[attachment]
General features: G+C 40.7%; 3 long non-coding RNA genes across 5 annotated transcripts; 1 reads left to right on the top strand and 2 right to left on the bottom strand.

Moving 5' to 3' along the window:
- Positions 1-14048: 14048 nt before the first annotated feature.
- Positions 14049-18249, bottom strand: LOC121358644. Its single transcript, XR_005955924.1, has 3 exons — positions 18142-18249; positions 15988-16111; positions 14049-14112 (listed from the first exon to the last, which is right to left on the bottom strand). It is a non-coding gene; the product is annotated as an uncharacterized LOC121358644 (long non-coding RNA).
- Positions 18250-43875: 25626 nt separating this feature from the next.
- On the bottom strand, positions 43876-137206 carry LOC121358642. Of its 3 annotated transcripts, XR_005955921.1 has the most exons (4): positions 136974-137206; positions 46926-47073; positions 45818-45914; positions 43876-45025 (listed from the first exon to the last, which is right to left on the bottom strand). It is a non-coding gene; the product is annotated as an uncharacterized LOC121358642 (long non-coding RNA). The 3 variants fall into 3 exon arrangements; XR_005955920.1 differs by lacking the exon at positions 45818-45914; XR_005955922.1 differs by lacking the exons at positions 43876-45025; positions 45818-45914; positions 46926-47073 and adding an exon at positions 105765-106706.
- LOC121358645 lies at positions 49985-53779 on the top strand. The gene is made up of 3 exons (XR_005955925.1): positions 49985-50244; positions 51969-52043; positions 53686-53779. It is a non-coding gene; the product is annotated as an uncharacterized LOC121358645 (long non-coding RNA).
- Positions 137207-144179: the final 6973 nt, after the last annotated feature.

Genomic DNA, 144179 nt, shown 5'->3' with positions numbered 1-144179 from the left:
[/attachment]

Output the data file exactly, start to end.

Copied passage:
General features: G+C 40.7%; 3 long non-coding RNA genes across 5 annotated transcripts; 1 reads left to right on the top strand and 2 right to left on the bottom strand.

Moving 5' to 3' along the window:
- Positions 1-14048: 14048 nt before the first annotated feature.
- Positions 14049-18249, bottom strand: LOC121358644. Its single transcript, XR_005955924.1, has 3 exons — positions 18142-18249; positions 15988-16111; positions 14049-14112 (listed from the first exon to the last, which is right to left on the bottom strand). It is a non-coding gene; the product is annotated as an uncharacterized LOC121358644 (long non-coding RNA).
- Positions 18250-43875: 25626 nt separating this feature from the next.
- On the bottom strand, positions 43876-137206 carry LOC121358642. Of its 3 annotated transcripts, XR_005955921.1 has the most exons (4): positions 136974-137206; positions 46926-47073; positions 45818-45914; positions 43876-45025 (listed from the first exon to the last, which is right to left on the bottom strand). It is a non-coding gene; the product is annotated as an uncharacterized LOC121358642 (long non-coding RNA). The 3 variants fall into 3 exon arrangements; XR_005955920.1 differs by lacking the exon at positions 45818-45914; XR_005955922.1 differs by lacking the exons at positions 43876-45025; positions 45818-45914; positions 46926-47073 and adding an exon at positions 105765-106706.
- LOC121358645 lies at positions 49985-53779 on the top strand. The gene is made up of 3 exons (XR_005955925.1): positions 49985-50244; positions 51969-52043; positions 53686-53779. It is a non-coding gene; the product is annotated as an uncharacterized LOC121358645 (long non-coding RNA).
- Positions 137207-144179: the final 6973 nt, after the last annotated feature.

Genomic DNA, 144179 nt, shown 5'->3' with positions numbered 1-144179 from the left: